Storybook House by Folk Architects is a study of inner city living, optimising the existing building footprint to create a functional family home with a series of multi-use spaces. The site itself is typical of a Victorian-period, single-fronted terrace: a small house on a compact lot flanked by linear party walls. As such, an extension to the original building had to be carefully organised, Christie Petsinis and Tim Wilson of Folk likened the configuration process to piecing together a puzzle.
Their clients had lived in the house for some years before deciding to extend rather than relocate. Initial discussions were a simple exercise in weighing up the clients’ goals against what Folk thought would be possible.
Programmatically, the clients wanted an extra bedroom, open plan living spaces, and a few anecdotal additions such as a sunken lounge, fireplace, laundry chute and a double shower. Functionally, they wanted better access to natural light and airflow. They also wanted to feel connected to the environment outside, even when they were inside.
The extended layout captures as much natural light as possible.
Folk Architects asked their clients to put together a compendium of how they liked to live; what is important to them as a family and as individual people. In response, the clients made note of activities they enjoyed such as singing and shopping at farmers’ markets. This information provided insight into the residents’ personalities as well as needs, subsequently influencing the architects’ design decisions.
“Statements like, ‘I like singing at all hours without anyone hearing me’ suggested a need for distinctive zoning in the house,” says Tim. “We provided hidden nooks for concealed storage and utility to free up planning and create flexible and functional space.”
Likewise, the clients’ penchant for shopping at farmers’ markets and preference for natural cleaning products suggested the use of healthy building materials would be paramount.
The implementation of passive design principles was also crucial. Consistent with the residents’ wishes, the extended layout captures as much natural light as possible, reducing the need for artificial lighting. It also maximises natural ventilation, this atmospherically enhances the interiors and encourages hot summer air to move through the house. “White / beige roofs and glazed terracotta tiles reduce urban heat sink and heat transfer internally,” adds Christie. There are solar panels with micro-inverters on the new roof and a large water tank in the garden.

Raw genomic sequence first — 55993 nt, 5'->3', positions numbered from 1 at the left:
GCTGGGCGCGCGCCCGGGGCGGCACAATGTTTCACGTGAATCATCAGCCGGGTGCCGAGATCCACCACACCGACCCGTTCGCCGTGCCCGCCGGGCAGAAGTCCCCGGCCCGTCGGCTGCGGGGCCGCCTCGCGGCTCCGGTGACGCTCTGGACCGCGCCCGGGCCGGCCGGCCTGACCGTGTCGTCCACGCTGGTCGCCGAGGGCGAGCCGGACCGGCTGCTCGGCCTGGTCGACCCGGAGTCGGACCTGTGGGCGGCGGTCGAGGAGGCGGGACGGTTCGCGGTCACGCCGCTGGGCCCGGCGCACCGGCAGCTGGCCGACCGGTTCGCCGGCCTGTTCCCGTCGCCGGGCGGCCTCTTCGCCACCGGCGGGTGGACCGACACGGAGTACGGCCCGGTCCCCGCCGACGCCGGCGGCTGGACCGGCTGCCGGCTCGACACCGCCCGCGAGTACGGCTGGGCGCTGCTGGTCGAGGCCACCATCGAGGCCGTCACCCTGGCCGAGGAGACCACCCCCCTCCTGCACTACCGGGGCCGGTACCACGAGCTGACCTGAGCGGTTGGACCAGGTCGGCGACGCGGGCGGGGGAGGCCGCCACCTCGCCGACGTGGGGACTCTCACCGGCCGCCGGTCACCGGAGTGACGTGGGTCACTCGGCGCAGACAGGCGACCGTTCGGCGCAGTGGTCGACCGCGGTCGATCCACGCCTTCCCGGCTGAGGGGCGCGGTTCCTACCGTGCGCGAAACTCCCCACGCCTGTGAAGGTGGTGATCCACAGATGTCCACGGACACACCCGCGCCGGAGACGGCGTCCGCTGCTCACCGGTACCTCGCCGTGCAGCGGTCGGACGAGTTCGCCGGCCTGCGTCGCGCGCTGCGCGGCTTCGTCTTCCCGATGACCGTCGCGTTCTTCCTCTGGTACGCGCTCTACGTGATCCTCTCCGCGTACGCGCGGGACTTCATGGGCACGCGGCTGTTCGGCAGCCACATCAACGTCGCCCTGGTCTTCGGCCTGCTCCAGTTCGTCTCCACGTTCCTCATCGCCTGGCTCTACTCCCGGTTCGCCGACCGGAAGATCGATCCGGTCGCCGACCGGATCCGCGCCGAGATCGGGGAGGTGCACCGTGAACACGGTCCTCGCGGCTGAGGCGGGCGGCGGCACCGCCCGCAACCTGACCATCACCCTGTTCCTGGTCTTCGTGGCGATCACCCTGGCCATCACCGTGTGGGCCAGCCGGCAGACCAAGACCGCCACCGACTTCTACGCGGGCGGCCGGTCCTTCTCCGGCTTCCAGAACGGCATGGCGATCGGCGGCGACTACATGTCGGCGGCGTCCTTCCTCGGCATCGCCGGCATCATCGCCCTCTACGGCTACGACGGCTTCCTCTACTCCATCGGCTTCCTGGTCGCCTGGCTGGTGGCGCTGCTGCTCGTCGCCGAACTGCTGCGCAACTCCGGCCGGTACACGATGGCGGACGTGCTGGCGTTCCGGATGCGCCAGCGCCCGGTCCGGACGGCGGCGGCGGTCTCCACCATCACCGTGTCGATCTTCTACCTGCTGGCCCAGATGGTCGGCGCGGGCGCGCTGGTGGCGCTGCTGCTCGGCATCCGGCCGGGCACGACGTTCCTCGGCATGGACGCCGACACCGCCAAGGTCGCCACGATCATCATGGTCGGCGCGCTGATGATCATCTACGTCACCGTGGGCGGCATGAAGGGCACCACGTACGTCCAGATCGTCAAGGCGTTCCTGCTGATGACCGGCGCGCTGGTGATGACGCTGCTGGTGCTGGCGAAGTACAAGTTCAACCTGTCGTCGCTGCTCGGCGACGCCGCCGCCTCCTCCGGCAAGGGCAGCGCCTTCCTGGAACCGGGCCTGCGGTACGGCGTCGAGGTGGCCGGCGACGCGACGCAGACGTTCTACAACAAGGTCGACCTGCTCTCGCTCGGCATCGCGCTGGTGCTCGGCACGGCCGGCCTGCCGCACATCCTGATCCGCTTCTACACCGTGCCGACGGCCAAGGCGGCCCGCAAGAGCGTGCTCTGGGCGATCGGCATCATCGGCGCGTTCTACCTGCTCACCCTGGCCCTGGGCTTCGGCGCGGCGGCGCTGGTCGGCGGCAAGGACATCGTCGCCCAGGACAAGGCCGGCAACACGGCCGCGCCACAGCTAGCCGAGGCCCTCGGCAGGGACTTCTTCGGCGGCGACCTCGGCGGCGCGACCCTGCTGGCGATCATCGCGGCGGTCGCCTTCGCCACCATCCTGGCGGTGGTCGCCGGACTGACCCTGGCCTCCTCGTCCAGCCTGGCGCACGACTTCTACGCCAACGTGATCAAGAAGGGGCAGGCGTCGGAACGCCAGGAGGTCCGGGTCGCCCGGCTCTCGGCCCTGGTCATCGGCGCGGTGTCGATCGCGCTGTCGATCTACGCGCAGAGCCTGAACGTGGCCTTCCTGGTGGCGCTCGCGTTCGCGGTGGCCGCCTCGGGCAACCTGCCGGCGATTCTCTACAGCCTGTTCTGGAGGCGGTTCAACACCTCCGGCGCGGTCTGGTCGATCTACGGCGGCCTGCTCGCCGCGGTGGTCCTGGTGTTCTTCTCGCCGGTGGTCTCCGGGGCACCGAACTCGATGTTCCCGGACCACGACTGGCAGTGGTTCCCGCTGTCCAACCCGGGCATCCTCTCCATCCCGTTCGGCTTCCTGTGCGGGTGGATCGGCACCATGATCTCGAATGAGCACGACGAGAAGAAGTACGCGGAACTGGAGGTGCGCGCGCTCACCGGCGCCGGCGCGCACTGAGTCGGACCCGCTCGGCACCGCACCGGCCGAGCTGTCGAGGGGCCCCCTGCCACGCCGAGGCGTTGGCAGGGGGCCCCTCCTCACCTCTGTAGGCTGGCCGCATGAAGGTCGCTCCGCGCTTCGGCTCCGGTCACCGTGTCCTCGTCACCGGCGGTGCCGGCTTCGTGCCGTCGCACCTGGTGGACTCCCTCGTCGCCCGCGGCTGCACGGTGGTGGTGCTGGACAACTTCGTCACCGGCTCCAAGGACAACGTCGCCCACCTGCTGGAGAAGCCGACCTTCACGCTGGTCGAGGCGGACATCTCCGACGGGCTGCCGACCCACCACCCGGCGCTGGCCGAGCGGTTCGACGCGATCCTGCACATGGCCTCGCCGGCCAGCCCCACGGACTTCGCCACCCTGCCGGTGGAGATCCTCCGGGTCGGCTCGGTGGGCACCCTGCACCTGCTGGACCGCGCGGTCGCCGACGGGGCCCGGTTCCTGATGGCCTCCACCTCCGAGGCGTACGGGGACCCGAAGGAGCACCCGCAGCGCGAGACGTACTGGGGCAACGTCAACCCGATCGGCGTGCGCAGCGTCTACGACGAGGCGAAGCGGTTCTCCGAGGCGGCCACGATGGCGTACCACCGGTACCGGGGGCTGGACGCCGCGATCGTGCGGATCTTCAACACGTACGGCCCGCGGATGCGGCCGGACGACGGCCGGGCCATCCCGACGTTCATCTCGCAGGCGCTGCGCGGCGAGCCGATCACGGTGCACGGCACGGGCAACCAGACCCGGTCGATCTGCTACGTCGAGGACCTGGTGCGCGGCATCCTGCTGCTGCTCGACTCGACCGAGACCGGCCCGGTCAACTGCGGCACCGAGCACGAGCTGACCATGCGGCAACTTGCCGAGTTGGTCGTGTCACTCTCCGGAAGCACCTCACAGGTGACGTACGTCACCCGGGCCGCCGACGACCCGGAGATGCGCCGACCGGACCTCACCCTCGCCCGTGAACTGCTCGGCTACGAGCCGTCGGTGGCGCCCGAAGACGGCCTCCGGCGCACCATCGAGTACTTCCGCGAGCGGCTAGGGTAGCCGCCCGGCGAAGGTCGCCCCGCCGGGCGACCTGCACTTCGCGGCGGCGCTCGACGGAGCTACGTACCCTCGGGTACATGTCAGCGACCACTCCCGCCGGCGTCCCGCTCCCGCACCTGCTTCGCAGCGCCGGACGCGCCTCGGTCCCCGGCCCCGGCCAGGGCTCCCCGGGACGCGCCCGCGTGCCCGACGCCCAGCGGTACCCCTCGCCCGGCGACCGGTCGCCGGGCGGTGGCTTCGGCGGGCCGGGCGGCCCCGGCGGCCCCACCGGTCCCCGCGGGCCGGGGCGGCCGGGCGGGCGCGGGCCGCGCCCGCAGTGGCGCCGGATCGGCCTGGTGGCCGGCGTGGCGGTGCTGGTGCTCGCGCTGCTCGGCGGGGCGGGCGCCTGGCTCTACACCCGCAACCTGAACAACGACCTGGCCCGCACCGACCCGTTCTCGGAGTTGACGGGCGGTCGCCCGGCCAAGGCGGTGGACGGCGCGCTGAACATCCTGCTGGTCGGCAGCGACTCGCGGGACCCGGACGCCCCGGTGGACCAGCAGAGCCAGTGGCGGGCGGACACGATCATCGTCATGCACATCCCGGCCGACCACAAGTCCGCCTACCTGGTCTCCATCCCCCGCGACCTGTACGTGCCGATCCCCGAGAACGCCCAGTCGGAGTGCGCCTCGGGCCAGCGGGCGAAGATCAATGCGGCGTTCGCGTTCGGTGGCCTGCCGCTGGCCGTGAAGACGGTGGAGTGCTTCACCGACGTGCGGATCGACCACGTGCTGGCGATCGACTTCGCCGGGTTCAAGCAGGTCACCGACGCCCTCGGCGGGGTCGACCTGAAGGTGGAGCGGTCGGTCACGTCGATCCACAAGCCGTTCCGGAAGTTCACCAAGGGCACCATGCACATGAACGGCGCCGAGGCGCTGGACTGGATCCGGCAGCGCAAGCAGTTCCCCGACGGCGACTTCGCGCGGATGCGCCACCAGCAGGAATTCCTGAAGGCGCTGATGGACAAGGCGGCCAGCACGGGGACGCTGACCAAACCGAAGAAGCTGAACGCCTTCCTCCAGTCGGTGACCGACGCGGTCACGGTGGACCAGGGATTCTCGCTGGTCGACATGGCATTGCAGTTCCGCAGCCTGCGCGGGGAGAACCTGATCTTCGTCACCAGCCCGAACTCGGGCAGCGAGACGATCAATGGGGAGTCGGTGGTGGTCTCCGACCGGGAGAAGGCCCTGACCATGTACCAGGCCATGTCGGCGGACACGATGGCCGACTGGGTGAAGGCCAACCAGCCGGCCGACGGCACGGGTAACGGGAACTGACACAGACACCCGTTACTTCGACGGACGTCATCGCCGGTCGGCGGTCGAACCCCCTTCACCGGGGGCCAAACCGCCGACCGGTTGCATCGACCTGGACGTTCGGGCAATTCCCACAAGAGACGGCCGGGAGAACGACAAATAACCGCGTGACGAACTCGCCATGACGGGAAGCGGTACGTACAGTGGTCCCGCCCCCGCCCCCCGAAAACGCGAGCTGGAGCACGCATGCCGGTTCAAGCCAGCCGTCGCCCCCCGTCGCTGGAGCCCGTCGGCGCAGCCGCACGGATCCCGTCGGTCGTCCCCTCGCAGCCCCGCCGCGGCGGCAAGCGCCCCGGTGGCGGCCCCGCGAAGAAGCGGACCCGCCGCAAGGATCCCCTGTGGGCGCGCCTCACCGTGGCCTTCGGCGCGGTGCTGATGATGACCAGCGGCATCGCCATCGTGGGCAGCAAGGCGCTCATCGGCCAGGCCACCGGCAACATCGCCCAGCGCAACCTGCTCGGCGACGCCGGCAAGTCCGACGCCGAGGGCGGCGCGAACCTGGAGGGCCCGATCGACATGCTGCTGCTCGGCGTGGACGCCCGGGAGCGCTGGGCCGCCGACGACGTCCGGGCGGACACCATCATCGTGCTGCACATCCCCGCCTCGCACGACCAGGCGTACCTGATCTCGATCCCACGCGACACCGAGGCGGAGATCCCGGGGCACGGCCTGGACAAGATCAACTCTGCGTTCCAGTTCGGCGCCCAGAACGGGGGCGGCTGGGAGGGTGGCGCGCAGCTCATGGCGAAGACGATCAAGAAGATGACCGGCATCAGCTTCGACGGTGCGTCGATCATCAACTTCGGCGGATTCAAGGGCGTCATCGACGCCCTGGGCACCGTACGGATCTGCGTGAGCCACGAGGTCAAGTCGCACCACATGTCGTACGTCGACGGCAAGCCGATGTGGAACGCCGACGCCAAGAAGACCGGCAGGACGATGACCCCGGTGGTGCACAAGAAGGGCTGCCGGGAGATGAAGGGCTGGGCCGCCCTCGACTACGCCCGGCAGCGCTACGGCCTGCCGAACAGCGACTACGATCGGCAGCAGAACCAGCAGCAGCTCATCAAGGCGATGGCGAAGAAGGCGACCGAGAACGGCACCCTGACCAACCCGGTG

Having moved in now more than 12 months ago, the residents have experienced a full cycle in their updated home, and are well acquainted with the new addition. The biting cold for which Melbourne winters are infamous is no match for the extension’s thermal performance and central fireplace. Furthermore, the residents are learning how to heat and cool the house passively.
Like many terraces, the bedrooms (in this case two) formed the front of the house running the length of the hallway. Between the bedrooms and the new open plan living/kitchen/dining zone that spills out to the courtyard and rear access, there is a shared bathroom adjacent to an internal courtyard. Upstairs is the parent’s main bedroom linked to a small terrace, private ensuite and study.
“The functional planning is tight however the ceiling heights, mezzanine levels, [and] active circulation spaces that conceal laundry, services, kitchen and storage under an in-built sofa help to create the perception of a larger volume that is efficient and pragmatic,” says Christie. And yet, despite this ultra utilitarian approach, there are architectural elements throughout that are as whimsical as they are functional. Hidden vestibules, for example, are both pragmatic and playful note the architects.
Through Storybook House, Folk Architects reference an ongoing interest in international models of small footprint living. Here, they were inspired by the Japanese methodology of not wasting any space or surface. And yet there is a distinctively Australian casualness, desire for flexibility, and aversion to being boxed in. The new addition is compact and clever yet not prescriptive. “While there are efficiencies and very deliberate spaces for utilities, [the residents] have commented that is it still flexible, allowing them to personalise details and adapt spaces and uses to suit [their needs],” concludes Christie.
Photography by Tom Blachford
Despite an ultra utilitarian approach, there are architectural elements throughout that are as whimsical as they are functional.
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